Hi guys : I've noticed that in some proofs, they combine big Oh notation with big Theta.... I'm not sure, in general, why you would want to express the Upper bound (big Oh) of an algorithm in terms of the lower bound (big theta).....
Any thoughts on the combination of big Oh, horseshoe Oh, and Theta Oh in algorithm analysis ?
Theta is not lower bound. Omega (or horseshoe, as you call it) is the lower bound. If an algorithm is in Theta for some function, it means that the lower bounds and the upper bound are both described by that function as well.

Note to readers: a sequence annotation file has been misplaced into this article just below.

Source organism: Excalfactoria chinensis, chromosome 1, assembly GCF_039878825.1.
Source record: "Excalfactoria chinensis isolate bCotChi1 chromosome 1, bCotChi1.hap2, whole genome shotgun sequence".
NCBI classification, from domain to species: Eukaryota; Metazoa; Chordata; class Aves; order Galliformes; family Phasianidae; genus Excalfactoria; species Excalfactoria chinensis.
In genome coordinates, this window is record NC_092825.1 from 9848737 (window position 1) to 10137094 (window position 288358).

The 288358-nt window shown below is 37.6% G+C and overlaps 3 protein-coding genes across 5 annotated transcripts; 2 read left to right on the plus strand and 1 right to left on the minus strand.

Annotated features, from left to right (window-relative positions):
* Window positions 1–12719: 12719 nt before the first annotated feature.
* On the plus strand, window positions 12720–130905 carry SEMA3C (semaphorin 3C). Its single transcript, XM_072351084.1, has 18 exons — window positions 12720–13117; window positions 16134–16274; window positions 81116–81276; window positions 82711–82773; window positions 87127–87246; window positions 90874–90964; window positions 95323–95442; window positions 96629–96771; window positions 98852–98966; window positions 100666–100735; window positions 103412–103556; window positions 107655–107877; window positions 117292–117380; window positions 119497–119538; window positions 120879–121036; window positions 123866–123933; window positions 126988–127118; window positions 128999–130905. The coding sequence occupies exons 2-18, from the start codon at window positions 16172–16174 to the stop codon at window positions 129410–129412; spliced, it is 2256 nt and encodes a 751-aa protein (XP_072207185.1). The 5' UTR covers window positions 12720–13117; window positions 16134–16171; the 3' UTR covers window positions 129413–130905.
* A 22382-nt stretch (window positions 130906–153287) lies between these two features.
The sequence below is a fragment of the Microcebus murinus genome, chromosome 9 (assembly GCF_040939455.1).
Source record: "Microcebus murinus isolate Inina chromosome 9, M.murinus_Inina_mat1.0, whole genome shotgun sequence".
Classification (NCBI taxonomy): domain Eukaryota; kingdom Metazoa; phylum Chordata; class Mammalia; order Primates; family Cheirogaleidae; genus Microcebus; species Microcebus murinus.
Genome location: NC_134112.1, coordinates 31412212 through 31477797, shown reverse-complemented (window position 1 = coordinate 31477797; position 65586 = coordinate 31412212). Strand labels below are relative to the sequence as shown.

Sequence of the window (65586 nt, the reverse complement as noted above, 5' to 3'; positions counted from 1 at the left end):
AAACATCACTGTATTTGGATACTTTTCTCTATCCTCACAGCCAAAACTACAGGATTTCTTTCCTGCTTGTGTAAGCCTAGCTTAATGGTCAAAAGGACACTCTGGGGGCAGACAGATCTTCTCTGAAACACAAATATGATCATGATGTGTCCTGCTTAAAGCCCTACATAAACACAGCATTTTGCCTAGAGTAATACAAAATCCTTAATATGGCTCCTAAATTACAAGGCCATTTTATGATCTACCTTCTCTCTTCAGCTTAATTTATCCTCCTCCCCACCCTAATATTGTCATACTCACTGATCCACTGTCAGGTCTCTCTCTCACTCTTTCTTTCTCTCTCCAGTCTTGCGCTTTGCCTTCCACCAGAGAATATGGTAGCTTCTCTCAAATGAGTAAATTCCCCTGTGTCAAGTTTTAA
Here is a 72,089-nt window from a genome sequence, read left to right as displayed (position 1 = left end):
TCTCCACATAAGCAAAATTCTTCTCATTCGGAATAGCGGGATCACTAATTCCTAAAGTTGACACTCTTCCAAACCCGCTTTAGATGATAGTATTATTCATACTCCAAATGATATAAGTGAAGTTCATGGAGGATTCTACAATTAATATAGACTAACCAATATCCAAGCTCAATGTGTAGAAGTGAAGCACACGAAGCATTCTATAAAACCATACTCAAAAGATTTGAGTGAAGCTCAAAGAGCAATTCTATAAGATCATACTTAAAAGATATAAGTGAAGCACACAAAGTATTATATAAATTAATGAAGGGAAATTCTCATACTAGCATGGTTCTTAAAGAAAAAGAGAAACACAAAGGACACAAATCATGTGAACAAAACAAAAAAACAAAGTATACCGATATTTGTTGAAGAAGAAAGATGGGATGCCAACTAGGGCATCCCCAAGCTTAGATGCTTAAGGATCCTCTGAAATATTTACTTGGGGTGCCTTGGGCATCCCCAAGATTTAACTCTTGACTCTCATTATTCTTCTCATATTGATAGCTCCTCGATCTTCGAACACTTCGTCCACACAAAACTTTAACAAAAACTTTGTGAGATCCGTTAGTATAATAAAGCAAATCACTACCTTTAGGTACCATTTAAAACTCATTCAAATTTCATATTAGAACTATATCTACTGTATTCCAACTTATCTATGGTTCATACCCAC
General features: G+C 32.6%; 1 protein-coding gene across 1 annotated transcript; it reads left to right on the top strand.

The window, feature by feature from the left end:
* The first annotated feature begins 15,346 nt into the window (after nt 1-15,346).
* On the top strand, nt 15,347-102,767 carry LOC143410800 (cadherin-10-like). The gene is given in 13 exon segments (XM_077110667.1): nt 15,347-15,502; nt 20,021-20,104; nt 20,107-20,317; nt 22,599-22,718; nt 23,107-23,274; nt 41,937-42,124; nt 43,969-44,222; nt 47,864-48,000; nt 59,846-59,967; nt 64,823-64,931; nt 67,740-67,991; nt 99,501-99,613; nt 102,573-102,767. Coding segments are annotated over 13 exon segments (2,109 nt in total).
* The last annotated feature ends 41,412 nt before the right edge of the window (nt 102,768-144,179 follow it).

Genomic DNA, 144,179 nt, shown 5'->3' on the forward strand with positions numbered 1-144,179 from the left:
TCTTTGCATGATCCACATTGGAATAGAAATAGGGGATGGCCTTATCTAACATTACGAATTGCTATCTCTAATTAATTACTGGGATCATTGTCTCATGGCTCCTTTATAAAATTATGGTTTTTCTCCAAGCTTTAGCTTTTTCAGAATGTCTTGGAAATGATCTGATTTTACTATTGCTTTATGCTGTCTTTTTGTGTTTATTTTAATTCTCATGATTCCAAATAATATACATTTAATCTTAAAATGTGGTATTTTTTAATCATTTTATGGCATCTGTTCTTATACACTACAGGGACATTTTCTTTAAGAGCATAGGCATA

For instance, if an algorithm is in O(n log n), and it is in Omega(n log n) as well, we say the algorithm is in Theta(n log n).
jay vas
Ranch Hand
Posts: 407
posted 9 years ago
Hmmm okay... So I guess a "tight" bound is when omega=theta ?
Stephan van Hulst
Saloon Keeper
Posts: 11898
253
posted 9 years ago
A bound g(n) is tight if it's in O(f(n)) and Omega(f(n)) and thus in Theta(f(n)).
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